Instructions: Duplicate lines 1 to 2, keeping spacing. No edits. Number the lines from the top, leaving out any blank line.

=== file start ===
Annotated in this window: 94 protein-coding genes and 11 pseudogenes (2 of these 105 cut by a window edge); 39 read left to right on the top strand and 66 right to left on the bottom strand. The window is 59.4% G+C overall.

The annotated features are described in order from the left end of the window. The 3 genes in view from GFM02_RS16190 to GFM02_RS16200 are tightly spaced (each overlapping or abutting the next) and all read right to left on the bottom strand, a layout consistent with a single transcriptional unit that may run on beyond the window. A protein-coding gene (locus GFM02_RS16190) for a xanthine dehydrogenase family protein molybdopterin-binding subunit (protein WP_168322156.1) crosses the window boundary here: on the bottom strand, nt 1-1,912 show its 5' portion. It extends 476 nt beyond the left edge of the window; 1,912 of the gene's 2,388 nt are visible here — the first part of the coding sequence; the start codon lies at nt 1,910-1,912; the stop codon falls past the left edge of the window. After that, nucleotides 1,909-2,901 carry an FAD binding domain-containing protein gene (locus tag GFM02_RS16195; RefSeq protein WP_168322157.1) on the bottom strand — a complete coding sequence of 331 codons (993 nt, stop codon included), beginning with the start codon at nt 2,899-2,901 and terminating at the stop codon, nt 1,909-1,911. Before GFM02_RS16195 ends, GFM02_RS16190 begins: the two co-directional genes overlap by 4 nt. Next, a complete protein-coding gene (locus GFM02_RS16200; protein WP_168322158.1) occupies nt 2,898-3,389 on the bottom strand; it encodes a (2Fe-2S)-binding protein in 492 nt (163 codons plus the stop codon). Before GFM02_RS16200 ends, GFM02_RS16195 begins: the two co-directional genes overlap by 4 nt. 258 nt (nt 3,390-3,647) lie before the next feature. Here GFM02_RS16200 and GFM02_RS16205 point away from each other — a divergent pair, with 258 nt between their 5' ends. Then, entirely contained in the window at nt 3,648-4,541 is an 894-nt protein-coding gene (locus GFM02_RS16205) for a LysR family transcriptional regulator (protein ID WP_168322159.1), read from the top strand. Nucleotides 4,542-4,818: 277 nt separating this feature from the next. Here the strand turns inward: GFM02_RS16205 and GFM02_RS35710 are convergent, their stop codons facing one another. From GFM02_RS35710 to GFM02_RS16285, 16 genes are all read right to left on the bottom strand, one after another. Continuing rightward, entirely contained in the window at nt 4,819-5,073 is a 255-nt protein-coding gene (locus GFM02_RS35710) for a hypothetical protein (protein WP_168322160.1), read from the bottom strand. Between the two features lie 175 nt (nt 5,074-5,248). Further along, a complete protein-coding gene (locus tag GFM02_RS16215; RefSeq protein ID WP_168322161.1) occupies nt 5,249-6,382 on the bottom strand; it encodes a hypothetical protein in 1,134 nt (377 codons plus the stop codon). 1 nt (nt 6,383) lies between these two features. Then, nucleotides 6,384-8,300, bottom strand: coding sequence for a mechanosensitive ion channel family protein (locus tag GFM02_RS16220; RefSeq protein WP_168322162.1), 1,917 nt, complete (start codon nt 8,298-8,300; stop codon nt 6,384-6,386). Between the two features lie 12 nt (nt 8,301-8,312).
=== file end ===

Annotated in this window: 94 protein-coding genes and 11 pseudogenes (2 of these 105 cut by a window edge); 39 read left to right on the top strand and 66 right to left on the bottom strand. The window is 59.4% G+C overall.

The annotated features are described in order from the left end of the window. The 3 genes in view from GFM02_RS16190 to GFM02_RS16200 are tightly spaced (each overlapping or abutting the next) and all read right to left on the bottom strand, a layout consistent with a single transcriptional unit that may run on beyond the window. A protein-coding gene (locus GFM02_RS16190) for a xanthine dehydrogenase family protein molybdopterin-binding subunit (protein WP_168322156.1) crosses the window boundary here: on the bottom strand, nt 1-1,912 show its 5' portion. It extends 476 nt beyond the left edge of the window; 1,912 of the gene's 2,388 nt are visible here — the first part of the coding sequence; the start codon lies at nt 1,910-1,912; the stop codon falls past the left edge of the window. After that, nucleotides 1,909-2,901 carry an FAD binding domain-containing protein gene (locus tag GFM02_RS16195; RefSeq protein WP_168322157.1) on the bottom strand — a complete coding sequence of 331 codons (993 nt, stop codon included), beginning with the start codon at nt 2,899-2,901 and terminating at the stop codon, nt 1,909-1,911. Before GFM02_RS16195 ends, GFM02_RS16190 begins: the two co-directional genes overlap by 4 nt. Next, a complete protein-coding gene (locus GFM02_RS16200; protein WP_168322158.1) occupies nt 2,898-3,389 on the bottom strand; it encodes a (2Fe-2S)-binding protein in 492 nt (163 codons plus the stop codon). Before GFM02_RS16200 ends, GFM02_RS16195 begins: the two co-directional genes overlap by 4 nt. 258 nt (nt 3,390-3,647) lie before the next feature. Here GFM02_RS16200 and GFM02_RS16205 point away from each other — a divergent pair, with 258 nt between their 5' ends. Then, entirely contained in the window at nt 3,648-4,541 is an 894-nt protein-coding gene (locus GFM02_RS16205) for a LysR family transcriptional regulator (protein ID WP_168322159.1), read from the top strand. Nucleotides 4,542-4,818: 277 nt separating this feature from the next. Here the strand turns inward: GFM02_RS16205 and GFM02_RS35710 are convergent, their stop codons facing one another. From GFM02_RS35710 to GFM02_RS16285, 16 genes are all read right to left on the bottom strand, one after another. Continuing rightward, entirely contained in the window at nt 4,819-5,073 is a 255-nt protein-coding gene (locus GFM02_RS35710) for a hypothetical protein (protein WP_168322160.1), read from the bottom strand. Between the two features lie 175 nt (nt 5,074-5,248). Further along, a complete protein-coding gene (locus tag GFM02_RS16215; RefSeq protein ID WP_168322161.1) occupies nt 5,249-6,382 on the bottom strand; it encodes a hypothetical protein in 1,134 nt (377 codons plus the stop codon). 1 nt (nt 6,383) lies between these two features. Then, nucleotides 6,384-8,300, bottom strand: coding sequence for a mechanosensitive ion channel family protein (locus tag GFM02_RS16220; RefSeq protein WP_168322162.1), 1,917 nt, complete (start codon nt 8,298-8,300; stop codon nt 6,384-6,386). Between the two features lie 12 nt (nt 8,301-8,312).